Esophagus - Hyperkeratosis

Image of hyperkeratosis in the esophagus from a female F344/N rat in a chronic study
Esophagus - Hyperkeratosis in a female F344/N rat from a chronic study. There are excess, anuclear keratin layers on the surface of the epithelium.
Figure 1 of 2
Image of hyperkeratosis in the esophagus from a female F344/N rat in a chronic study
Esophagus - Hyperkeratosis in a female F344/N rat from a chronic study (higher magnification of Figure 1). There are excess, anuclear keratin layers on the surface of the epithelium.
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comment:

Hyperkeratosis is a common alteration of the esophagus. Hyperkeratosis (thickening of the stratum corneum) occurs in two forms: orthokeratotic or parakeratotic hyperkeratosis. In orthokeratotic hyperkeratosis (sometimes referred to as orthokeratosis squamous epithelial cells are anuclear, whereas in parakeratotic hyperkeratosis (sometimes referred to as parakeratosis) the squamous epithelial cells have retained pyknotic nuclei. Hyperkeratosis frequently accompanies hyperplasia. Dietary composition affects keratinization, with low-fiber, low-protein, or liquid diets resulting in increased thickness of the keratinized epithelial layer. Also, animals that are not eating will often have hyperkeratosis of the esophagus without associated hyperplasia.

Hyperkeratosis in the absence of hyperplasia has interpretative implications different from those of hyperkeratosis occurring as part of the process of enhanced epithelial proliferation. In the anorectic rodent, the excess keratin is presumably the result of reduced mechanical removal by the passage of food. In cases of hyperkeratosis in the esophagus associated with anorexia, hyperkeratosis is usually also present in the forestomach. In these situations, there will be no evidence of an increased proliferative response in the basal layer. Alternatively, vitamin imbalance and zinc deficiency can cause parakeratotic hyperkeratosis and associated squamous cell hyperplasia.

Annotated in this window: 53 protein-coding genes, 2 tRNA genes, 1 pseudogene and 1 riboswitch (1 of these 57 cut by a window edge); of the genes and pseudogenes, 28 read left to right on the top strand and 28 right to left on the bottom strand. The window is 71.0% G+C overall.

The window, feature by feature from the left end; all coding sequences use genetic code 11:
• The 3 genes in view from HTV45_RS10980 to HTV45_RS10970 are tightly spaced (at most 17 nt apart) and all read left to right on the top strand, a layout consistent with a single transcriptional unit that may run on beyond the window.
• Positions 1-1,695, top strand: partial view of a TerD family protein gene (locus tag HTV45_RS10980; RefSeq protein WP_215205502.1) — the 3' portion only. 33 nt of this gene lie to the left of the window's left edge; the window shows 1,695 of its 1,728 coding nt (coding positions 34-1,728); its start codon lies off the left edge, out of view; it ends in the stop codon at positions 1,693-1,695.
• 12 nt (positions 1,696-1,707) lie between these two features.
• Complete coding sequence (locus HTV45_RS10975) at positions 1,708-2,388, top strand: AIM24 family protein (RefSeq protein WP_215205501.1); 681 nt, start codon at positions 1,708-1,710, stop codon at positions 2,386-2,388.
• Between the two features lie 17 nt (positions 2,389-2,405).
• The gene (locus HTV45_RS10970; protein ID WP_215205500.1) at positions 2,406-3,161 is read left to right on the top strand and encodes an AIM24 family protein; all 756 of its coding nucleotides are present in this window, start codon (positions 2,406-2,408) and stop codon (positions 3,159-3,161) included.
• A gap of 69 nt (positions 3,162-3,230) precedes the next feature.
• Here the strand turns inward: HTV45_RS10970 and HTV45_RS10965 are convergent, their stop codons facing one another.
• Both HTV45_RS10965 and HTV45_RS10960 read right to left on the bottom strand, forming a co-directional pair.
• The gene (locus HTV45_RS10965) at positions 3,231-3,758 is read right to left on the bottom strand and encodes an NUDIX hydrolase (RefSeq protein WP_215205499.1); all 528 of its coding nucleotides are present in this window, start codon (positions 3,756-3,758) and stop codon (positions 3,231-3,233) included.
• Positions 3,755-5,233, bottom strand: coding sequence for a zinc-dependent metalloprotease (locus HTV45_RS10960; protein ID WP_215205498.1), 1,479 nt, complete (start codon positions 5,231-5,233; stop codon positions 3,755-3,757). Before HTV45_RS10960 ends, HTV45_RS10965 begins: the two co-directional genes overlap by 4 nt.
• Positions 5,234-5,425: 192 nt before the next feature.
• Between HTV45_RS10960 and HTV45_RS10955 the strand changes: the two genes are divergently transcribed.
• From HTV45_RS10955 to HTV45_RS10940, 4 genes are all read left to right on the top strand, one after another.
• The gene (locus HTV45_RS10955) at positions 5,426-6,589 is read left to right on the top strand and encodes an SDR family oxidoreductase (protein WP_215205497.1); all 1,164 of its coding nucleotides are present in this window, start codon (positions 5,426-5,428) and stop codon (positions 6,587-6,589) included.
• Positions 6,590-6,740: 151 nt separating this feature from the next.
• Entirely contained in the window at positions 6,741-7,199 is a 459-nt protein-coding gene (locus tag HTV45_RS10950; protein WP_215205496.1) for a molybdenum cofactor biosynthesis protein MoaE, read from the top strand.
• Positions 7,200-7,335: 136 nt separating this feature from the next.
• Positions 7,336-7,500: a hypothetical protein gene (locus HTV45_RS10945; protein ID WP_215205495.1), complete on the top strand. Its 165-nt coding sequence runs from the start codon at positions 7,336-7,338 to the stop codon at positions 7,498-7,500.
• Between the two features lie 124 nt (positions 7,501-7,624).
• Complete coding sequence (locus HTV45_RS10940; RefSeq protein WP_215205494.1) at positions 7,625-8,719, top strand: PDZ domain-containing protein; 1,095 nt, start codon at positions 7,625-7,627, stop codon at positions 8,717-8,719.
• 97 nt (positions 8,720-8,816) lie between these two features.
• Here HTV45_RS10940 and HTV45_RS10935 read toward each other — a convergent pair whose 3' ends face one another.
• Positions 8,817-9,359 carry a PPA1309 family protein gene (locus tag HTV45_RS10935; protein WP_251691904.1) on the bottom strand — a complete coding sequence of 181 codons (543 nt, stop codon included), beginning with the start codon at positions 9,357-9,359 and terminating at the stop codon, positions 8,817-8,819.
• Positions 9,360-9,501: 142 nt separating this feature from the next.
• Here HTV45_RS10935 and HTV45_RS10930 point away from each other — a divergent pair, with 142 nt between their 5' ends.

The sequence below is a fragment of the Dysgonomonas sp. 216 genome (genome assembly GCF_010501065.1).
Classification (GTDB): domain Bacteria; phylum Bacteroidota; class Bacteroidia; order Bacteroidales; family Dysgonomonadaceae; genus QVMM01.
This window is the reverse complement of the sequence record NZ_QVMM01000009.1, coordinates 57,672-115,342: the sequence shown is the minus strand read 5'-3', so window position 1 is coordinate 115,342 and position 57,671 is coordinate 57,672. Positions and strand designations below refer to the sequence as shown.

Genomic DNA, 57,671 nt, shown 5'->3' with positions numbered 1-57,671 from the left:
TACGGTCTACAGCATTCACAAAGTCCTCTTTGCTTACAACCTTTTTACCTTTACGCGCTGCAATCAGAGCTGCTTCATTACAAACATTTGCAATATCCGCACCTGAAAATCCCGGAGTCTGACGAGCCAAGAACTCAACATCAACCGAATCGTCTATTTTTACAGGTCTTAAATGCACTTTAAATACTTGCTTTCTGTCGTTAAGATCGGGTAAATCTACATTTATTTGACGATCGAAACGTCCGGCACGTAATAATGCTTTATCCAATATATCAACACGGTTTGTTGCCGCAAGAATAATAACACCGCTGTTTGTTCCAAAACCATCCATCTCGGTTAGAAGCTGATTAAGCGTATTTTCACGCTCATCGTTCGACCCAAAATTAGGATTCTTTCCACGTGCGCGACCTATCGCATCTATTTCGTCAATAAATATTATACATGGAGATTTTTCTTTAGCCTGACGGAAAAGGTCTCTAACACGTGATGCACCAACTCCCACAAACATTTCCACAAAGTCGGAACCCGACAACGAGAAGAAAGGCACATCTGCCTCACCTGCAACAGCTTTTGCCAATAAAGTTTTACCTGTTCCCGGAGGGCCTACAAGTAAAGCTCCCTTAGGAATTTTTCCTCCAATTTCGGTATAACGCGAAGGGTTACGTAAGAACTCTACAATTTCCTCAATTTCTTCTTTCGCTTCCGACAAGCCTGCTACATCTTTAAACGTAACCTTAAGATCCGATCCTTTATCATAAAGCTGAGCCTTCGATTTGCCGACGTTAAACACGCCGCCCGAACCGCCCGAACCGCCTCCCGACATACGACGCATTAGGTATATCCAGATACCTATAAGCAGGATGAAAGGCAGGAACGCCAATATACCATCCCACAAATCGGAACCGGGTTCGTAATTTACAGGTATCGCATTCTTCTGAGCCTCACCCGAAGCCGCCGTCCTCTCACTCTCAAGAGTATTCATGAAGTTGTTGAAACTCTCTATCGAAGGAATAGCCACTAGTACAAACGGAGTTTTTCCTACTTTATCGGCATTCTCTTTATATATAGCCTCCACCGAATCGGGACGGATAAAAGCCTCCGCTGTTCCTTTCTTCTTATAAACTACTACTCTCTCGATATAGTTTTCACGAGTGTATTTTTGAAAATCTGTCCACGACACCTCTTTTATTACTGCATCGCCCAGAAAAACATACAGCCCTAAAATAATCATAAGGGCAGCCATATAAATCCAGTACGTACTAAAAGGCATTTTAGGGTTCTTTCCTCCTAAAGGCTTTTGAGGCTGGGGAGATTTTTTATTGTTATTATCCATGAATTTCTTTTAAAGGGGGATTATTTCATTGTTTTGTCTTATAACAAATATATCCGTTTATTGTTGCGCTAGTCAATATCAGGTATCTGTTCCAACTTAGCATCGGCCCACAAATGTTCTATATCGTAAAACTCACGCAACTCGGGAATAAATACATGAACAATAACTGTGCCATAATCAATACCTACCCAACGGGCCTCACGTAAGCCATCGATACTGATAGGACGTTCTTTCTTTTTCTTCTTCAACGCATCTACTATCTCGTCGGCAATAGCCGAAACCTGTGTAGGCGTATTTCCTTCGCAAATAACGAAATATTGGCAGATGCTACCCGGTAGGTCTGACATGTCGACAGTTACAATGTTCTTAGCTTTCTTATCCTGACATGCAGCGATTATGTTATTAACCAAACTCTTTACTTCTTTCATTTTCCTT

recommendation:

Hyperkeratosis is often seen when hyperplasia of the mucosa is present and is usually not diagnosed as a separate entity, although it may be mentioned in the description of hyperplasia in the narrative. When hyperkeratosis is present in the absence of hyperplasia or when hyperkeratosis is extreme, then it should be documented and graded. The severity grade is based on the degree of thickness of the keratin and the area of the esophagus affected. Hyperkeratosis is not divided into orthokeratosis and parakeratosis in the diagnosis, but this should be well described in the narrative.

references:

Bertram TA, Markovits JE, Juliana MM. 1996. Non-proliferative lesions of the alimentary canal in rats GI-1. In Guides for Toxicologic Pathology. STP/ARP/AFIP, Washington, DC, 1-16.
Full Text: https://www.toxpath.org/docs/SSNDC/GINonproliferativeRat.pdf

Hargis AM, Ginn PE. 2007. The integument. In: Pathologic Basis of Veterinary Disease, 4th ed (McGavin MD, Zachary JF, eds). Mosby, St Louis, MO, 1107-1261.

National Toxicology Program. 2010. NTP TR-544. Toxicology and Carcinogenesis Studies of Dibromoacetonitrile (CAS No. 3252-43-5) in F344/N Rats and B6C3F1 Mice (Drinking Water Studies). NTP, Research Triangle Park, NC.
Abstract: http://ntp.niehs.nih.gov/go/32617

National Toxicology Program.1993. NTP TR-400. Toxicology and Carcinogenesis Studies of 2,3-Dibromo-1-propanol (CAS No. 96-13-9) in F344/N Rats and B6C3F1 Mice (Dermal Studies). NTP, Research Triangle Park, NC.
Abstract: http://ntp.niehs.nih.gov/go/12251

Sigler RE, Dominick MA, McGuire EJ. 1992. Subacute toxicity of a hydroxymethyl glutaryl-coenzyme A deductase inhibitor in Wistar rats. Toxicol Pathol 20:595-602.